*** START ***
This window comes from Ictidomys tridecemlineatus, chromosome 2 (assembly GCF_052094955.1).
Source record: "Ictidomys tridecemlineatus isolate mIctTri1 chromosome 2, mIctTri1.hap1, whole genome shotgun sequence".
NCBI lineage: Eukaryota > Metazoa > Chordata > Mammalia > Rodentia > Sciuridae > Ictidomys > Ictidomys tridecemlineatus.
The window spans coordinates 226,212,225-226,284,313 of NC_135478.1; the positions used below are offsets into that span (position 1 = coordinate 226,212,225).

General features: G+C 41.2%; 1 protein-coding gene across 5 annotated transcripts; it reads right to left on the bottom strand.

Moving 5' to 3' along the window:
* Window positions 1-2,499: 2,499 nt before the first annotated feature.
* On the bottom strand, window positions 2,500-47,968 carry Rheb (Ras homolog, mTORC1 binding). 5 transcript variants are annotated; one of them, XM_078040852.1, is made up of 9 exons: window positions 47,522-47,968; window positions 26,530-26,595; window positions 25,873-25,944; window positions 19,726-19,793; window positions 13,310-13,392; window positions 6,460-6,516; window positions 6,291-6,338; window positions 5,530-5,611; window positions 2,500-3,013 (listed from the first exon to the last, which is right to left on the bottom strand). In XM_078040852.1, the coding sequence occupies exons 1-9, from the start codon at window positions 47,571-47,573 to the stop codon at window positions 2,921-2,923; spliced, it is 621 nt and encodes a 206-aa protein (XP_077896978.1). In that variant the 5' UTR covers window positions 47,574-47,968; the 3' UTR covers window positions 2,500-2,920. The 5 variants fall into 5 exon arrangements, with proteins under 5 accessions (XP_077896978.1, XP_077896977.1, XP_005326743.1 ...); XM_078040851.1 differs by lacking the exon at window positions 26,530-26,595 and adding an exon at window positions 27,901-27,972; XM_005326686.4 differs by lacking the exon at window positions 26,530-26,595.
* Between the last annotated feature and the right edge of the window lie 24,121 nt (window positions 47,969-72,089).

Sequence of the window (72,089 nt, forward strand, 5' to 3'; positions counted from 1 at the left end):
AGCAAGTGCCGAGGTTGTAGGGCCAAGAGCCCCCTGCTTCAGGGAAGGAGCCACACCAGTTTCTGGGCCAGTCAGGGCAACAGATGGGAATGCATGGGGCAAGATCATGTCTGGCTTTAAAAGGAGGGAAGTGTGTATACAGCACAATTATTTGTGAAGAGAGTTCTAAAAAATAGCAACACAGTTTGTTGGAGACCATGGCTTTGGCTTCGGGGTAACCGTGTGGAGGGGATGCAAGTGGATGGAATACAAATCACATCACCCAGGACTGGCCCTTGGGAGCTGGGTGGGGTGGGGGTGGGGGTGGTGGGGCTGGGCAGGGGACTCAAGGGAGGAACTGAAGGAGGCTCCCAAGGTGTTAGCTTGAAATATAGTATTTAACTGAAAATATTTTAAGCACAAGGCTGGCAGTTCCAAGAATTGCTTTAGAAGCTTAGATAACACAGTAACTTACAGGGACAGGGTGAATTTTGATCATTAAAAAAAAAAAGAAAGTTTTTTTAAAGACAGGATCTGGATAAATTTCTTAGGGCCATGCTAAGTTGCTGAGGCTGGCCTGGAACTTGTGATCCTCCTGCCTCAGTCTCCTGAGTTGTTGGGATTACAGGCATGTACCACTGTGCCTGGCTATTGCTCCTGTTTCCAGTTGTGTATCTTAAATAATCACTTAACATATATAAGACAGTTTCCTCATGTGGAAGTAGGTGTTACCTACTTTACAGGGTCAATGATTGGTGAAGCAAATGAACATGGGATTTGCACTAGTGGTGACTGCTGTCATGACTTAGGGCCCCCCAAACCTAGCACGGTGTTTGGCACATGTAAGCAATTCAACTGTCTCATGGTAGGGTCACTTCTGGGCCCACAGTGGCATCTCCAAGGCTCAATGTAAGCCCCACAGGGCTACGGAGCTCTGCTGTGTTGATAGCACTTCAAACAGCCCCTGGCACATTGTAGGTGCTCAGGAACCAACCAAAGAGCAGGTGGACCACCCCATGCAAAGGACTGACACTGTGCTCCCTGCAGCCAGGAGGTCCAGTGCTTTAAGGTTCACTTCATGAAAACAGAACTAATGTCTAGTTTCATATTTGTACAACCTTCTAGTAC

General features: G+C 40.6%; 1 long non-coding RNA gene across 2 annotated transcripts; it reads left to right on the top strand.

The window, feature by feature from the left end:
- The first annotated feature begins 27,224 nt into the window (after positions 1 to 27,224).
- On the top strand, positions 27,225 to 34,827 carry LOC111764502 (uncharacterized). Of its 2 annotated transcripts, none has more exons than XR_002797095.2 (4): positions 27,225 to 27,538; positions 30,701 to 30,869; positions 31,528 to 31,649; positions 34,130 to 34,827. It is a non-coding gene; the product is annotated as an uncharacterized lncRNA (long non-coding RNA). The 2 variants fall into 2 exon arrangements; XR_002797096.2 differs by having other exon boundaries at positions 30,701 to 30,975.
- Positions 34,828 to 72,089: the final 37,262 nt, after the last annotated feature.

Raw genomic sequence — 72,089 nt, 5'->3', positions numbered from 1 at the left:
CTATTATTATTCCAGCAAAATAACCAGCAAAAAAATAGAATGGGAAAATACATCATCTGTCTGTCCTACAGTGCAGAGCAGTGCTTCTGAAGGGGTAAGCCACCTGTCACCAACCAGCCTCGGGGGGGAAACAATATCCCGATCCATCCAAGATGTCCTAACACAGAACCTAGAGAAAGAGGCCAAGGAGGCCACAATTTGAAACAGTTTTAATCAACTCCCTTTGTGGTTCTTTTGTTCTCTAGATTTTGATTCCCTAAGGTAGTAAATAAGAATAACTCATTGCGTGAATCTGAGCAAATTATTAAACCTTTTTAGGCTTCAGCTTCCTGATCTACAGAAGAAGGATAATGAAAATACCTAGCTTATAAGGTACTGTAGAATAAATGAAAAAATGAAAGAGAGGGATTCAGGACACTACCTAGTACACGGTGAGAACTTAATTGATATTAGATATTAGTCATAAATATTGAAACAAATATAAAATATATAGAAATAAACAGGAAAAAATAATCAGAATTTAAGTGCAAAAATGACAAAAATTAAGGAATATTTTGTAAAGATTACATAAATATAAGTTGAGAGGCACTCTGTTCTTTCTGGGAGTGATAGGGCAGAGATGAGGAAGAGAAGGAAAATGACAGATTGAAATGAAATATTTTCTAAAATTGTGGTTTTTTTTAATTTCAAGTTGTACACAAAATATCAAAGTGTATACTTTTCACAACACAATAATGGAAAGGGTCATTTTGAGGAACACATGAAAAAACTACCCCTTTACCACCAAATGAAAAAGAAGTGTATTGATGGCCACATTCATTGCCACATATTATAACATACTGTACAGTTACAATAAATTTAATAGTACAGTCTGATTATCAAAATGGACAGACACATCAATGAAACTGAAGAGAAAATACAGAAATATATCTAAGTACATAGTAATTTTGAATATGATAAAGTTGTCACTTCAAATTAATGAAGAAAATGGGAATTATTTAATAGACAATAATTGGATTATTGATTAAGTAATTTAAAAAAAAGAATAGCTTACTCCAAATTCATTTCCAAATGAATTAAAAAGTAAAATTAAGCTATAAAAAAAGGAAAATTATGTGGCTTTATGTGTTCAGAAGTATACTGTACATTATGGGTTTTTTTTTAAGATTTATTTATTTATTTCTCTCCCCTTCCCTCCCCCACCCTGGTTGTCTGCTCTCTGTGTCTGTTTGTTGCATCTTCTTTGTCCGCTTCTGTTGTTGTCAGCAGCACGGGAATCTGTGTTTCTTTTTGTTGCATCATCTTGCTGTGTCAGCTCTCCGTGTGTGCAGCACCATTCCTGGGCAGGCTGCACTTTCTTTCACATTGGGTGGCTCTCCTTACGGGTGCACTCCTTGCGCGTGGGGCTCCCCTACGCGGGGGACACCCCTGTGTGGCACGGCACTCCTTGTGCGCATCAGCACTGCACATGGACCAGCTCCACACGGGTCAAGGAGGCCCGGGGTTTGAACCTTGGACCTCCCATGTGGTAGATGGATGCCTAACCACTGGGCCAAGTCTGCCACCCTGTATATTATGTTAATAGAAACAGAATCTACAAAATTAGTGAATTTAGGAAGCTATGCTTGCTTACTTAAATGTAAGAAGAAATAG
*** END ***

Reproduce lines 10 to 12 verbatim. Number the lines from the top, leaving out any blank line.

Sequence of the window (72,089 nt, forward strand, 5' to 3'; positions counted from 1 at the left end):
AGCAAGTGCCGAGGTTGTAGGGCCAAGAGCCCCCTGCTTCAGGGAAGGAGCCACACCAGTTTCTGGGCCAGTCAGGGCAACAGATGGGAATGCATGGGGCAAGATCATGTCTGGCTTTAAAAGGAGGGAAGTGTGTATACAGCACAATTATTTGTGAAGAGAGTTCTAAAAAATAGCAACACAGTTTGTTGGAGACCATGGCTTTGGCTTCGGGGTAACCGTGTGGAGGGGATGCAAGTGGATGGAATACAAATCACATCACCCAGGACTGGCCCTTGGGAGCTGGGTGGGGTGGGGGTGGGGGTGGTGGGGCTGGGCAGGGGACTCAAGGGAGGAACTGAAGGAGGCTCCCAAGGTGTTAGCTTGAAATATAGTATTTAACTGAAAATATTTTAAGCACAAGGCTGGCAGTTCCAAGAATTGCTTTAGAAGCTTAGATAACACAGTAACTTACAGGGACAGGGTGAATTTTGATCATTAAAAAAAAAAAGAAAGTTTTTTTAAAGACAGGATCTGGATAAATTTCTTAGGGCCATGCTAAGTTGCTGAGGCTGGCCTGGAACTTGTGATCCTCCTGCCTCAGTCTCCTGAGTTGTTGGGATTACAGGCATGTACCACTGTGCCTGGCTATTGCTCCTGTTTCCAGTTGTGTATCTTAAATAATCACTTAACATATATAAGACAGTTTCCTCATGTGGAAGTAGGTGTTACCTACTTTACAGGGTCAATGATTGGTGAAGCAAATGAACATGGGATTTGCACTAGTGGTGACTGCTGTCATGACTTAGGGCCCCCCAAACCTAGCACGGTGTTTGGCACATGTAAGCAATTCAACTGTCTCATGGTAGGGTCACTTCTGGGCCCACAGTGGCATCTCCAAGGCTCAATGTAAGCCCCACAGGGCTACGGAGCTCTGCTGTGTTGATAGCACTTCAAACAGCCCCTGGCACATTGTAGGTGCTCAGGAACCAACCAAAGAGCAGGTGGACCACCCCATGCAAAGGACTGACACTGTGCTCCCTGCAGCCAGGAGGTCCAGTGCTTTAAGGTTCACTTCATGAAAACAGAACTAATGTCTAGTTTCATATTTGTACAACCTTCTAGTAC

General features: G+C 40.6%; 1 long non-coding RNA gene across 2 annotated transcripts; it reads left to right on the top strand.